Above: The Station building is on the left of this plan drawing (as seen from above). The plan for the public realm is primarily a sequence of parallel horizontal bands (green) delineated in the paving, which flow downhill from the Station towards City Road and another series which flow uphill along Station Road. However, this baseline geometry is combined with a radial pattern (also in green) which expresses the radius curve in the highway as it transitions from Station Road to Station Hill. This radial pattern provides the anchor for a series of seats (red) and secondary barrier structures (blue). These are concept ideas only – and not designs.
Above: This concept study shows a series of interrelated structures – which could be seating, walls, barrier structures or paving – set out in a radial pattern. These forms are presented as interpretive devices which exhibit combinations of materials and motifs, which seen together in this way embody ideas and responses developed from the contextual research I have undertaken.
Above: The Winchester Bible is regarded as the largest & finest 12th century Illuminated Manuscript. The script is by the hand of a single monk scribe from Winchester. However, the magnificent illuminations were often drawn and painted by itinerant artists – lay professionals who travelled between monasteries and centres of learning. These Illuminated Initials have been inspirational, as has the Morley Library, of which the Winchester Bible is a part. Bishop George Morley bequeathed his collection of rare books to the Cathedral in the 17th Century. His collection is also monogrammed.
Above: Polished flint terrazzo circle with inset letter ‘W’ in Swedish Marble with sandblasted detail, resin bonded in white.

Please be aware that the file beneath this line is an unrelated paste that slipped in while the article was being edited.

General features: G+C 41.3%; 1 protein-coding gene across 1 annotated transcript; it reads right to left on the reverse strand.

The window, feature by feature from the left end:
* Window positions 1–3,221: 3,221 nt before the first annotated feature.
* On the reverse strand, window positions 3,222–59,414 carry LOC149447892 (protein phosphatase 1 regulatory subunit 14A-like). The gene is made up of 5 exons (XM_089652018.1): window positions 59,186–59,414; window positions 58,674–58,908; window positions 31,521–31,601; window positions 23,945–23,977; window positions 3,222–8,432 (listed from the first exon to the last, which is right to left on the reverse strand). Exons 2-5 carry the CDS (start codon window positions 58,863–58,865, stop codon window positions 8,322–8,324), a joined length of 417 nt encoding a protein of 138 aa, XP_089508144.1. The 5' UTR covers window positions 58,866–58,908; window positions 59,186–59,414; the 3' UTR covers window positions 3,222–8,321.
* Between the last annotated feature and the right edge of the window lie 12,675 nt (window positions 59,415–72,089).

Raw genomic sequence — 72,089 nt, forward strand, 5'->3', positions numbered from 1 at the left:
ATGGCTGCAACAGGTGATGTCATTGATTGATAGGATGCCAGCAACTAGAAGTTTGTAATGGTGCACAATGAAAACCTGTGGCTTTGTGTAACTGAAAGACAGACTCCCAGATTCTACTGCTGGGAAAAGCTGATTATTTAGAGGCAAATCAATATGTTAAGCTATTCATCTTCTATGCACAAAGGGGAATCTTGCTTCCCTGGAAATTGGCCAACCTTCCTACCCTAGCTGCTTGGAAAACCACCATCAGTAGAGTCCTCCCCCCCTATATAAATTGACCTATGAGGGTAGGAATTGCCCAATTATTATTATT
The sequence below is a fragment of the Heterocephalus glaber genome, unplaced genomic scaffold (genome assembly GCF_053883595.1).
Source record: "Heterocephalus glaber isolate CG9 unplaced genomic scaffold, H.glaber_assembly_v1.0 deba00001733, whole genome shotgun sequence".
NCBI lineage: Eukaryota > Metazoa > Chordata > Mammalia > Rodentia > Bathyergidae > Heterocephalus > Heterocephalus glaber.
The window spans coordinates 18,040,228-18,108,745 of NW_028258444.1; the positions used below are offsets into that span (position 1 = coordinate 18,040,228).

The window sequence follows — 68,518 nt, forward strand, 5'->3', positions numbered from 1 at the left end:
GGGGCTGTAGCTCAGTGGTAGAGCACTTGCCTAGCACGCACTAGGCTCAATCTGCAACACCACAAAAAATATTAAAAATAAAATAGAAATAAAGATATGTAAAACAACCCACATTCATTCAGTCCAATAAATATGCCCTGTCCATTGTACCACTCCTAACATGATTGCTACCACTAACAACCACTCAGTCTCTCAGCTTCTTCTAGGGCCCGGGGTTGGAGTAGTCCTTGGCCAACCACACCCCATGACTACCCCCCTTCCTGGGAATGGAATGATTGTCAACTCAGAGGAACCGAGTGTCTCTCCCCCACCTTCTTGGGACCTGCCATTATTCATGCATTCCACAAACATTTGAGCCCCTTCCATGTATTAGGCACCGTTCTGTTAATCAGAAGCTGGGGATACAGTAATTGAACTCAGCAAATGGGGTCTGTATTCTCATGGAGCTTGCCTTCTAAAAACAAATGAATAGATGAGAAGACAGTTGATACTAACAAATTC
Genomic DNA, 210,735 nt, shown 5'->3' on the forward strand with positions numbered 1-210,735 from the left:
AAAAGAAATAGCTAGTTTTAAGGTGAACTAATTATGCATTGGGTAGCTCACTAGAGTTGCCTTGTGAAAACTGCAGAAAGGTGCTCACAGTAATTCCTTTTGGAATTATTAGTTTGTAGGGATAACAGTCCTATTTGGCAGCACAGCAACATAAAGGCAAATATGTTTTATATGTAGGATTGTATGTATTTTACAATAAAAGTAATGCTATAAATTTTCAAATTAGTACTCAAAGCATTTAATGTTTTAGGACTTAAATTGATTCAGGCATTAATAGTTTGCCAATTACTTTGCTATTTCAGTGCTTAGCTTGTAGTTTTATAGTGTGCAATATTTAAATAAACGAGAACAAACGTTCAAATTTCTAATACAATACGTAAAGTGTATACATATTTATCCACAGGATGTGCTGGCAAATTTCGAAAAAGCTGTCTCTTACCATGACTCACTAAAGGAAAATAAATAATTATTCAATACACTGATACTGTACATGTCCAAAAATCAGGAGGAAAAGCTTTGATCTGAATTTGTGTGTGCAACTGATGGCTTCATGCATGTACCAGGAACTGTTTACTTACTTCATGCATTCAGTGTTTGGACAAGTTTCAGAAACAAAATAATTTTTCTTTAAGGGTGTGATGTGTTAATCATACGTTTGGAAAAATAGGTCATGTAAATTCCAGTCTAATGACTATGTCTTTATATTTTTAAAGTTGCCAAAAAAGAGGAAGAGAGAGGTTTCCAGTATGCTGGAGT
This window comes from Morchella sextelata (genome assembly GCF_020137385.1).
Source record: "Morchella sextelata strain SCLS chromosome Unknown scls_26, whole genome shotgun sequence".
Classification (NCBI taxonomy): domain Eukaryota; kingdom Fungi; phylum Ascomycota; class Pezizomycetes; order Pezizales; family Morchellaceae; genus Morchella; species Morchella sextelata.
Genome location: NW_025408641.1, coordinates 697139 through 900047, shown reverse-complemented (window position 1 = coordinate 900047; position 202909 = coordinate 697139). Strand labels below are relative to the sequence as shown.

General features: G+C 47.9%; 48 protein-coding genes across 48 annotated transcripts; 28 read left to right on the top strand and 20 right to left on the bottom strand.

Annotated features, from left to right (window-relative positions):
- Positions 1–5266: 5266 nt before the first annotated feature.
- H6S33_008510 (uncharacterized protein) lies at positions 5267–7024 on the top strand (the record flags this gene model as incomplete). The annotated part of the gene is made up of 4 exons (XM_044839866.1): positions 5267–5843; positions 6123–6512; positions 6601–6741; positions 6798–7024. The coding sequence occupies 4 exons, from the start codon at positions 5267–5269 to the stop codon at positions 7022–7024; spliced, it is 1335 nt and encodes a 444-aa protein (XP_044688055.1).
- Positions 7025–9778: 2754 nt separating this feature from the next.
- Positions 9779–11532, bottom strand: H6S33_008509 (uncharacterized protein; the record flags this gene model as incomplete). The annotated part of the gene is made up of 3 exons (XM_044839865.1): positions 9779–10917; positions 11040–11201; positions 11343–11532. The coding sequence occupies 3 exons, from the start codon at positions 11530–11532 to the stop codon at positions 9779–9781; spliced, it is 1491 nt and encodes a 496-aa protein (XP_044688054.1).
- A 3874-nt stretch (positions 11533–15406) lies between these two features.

Above: Plan study (meaning ‘seen from above’)of a monolithic sandstone bench with a flat seating surface with the inset letter W and Circle motifs in flint aggregate terrazzo. Below: Sandstone & Flint are primary building materials in Winchester.
“Of particular interest is the ledger stone (memorial) of Francisca Clobery, the daughter of Sir John Clobery. She died in 1683 and her grave is in the south aisle of the Retrochoir, in front of her father’s monument. It is of a distinctive Ordovician limestone (around 465 million years ago) from the Island of Öland, Sweden, containing the straight-shelled Nautiloid.” from ‘Winchester Stone’ by Dr John Parker 2016. ‘John Parker studied geology at Birmingham and Cambridge universities. He is a Fellow of the Geological Society of London. For over 30 years he worked as an exploration geologist for Shell around the world. He has lived in Winchester since 1987. On retirement he trained to be a Cathedral guide’. John has personally shown me around the Cathedral and pointed out many geologic wonders and quirks.
Above: Studies for objects (seating?) in Timber, Sandstone and Swedish Marble employing techniques of inlay, lamination, polishing and sandblasting.
Above: Study for two concept benches in monolithic black Tournai Marble with inlaid detail and laminated stone additions of Swedish Marble.